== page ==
Explanation Paradox Revisited
In my talk, I will revisit the “Explanation Paradox” (for short EP, 2012) of Julien Reiss. The EP and subsequent “Explanation Paradox Redux” (2013) have been discussed widely since their first publications. Especially with its pedagogical virtues, the EP made an important contribution to discussions concerning the role and the status of idealizations in economics and epistemic virtues offered by the models in economics. Reiss takes into consideration the Hotelling model (1929) as a case study and claims that economic models involve false, idealized assumptions and as consisting of such false assumptions models in economics are themselves false in an “elliptical” sense, i.e. as a manner of speech (2012, p.49). Given these, the problem for Reiss is this: how can an economic model, with many features known to be false and irrelevant to real-world phenomena, can be explanatory? In both EP and EP Redux, Reiss contends that the suggested solutions fail in resolving the paradox and the paradox is likely to survive. In EP, Reiss makes use of different notions regarding falsity of models. In subsequent discussions, Reiss’ use of ‘falseness’ has been criticized on different grounds (Mäki, 2013, Rol, 2013, Hausman, 2013 and others).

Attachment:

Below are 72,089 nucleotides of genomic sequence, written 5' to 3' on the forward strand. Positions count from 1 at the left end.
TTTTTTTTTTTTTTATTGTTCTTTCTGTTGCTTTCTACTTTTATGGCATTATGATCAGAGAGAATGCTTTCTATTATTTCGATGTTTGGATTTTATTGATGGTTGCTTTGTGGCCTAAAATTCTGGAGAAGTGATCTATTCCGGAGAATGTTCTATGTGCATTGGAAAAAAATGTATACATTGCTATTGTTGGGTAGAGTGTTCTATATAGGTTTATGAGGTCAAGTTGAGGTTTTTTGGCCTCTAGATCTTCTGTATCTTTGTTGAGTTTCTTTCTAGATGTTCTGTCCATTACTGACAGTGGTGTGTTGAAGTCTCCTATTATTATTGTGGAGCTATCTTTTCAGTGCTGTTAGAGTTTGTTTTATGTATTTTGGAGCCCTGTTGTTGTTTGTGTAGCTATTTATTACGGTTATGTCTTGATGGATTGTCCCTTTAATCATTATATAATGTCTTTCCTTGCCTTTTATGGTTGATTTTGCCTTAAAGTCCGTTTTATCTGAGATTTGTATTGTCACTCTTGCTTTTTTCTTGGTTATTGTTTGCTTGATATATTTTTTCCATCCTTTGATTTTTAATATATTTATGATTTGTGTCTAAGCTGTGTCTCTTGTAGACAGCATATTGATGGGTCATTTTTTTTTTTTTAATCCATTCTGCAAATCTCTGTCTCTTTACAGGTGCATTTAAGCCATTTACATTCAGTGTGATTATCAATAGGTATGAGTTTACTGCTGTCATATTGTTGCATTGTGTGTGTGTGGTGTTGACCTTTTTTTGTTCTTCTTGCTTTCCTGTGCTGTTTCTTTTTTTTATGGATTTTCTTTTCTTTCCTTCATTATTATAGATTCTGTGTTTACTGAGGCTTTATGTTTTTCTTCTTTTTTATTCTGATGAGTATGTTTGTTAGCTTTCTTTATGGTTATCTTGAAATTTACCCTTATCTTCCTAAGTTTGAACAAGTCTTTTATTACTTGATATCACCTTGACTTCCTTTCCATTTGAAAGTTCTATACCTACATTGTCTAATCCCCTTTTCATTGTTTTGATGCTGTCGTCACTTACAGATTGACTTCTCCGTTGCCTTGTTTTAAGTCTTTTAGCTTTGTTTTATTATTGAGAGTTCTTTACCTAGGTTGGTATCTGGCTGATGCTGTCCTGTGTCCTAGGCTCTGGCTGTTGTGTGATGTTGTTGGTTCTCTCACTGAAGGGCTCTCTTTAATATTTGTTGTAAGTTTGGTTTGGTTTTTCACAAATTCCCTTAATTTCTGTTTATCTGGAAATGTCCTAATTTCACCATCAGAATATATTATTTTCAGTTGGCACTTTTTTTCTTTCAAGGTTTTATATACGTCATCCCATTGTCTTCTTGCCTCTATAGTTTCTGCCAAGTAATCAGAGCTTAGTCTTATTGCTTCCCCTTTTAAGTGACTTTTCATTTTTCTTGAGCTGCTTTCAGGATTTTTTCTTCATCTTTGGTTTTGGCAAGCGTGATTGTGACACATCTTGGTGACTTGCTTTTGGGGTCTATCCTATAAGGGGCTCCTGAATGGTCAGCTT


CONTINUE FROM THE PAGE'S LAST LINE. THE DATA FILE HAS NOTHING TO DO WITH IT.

Drawing insight on Elgin&Sober (2002), I will argue that given quite reasonable criticisms of Reiss’ (2012) argument, the general pattern of the Reiss’ argument in EP is best understood as Cartwright’s (1983) argument about the laws of physics in that Reiss considers any law in economics in if/then form whose antecedent and consequent are false. (Obviously Reiss (2013, p.87) believes that result he derives on Hotelling’s case can be expanded to other laws (or models) of economics as well.) The puzzle in that case becomes how models that do not apply can explain, rather than how false models can explain. I will propose that the best way to interpret EP is not in terms of truth/falsity dichotomy, since it is not Reiss’ real concern. His real concern is about applicability of models. This reading of EP will show that the paradox is not that how false models explain, but that how models that don’t apply explain.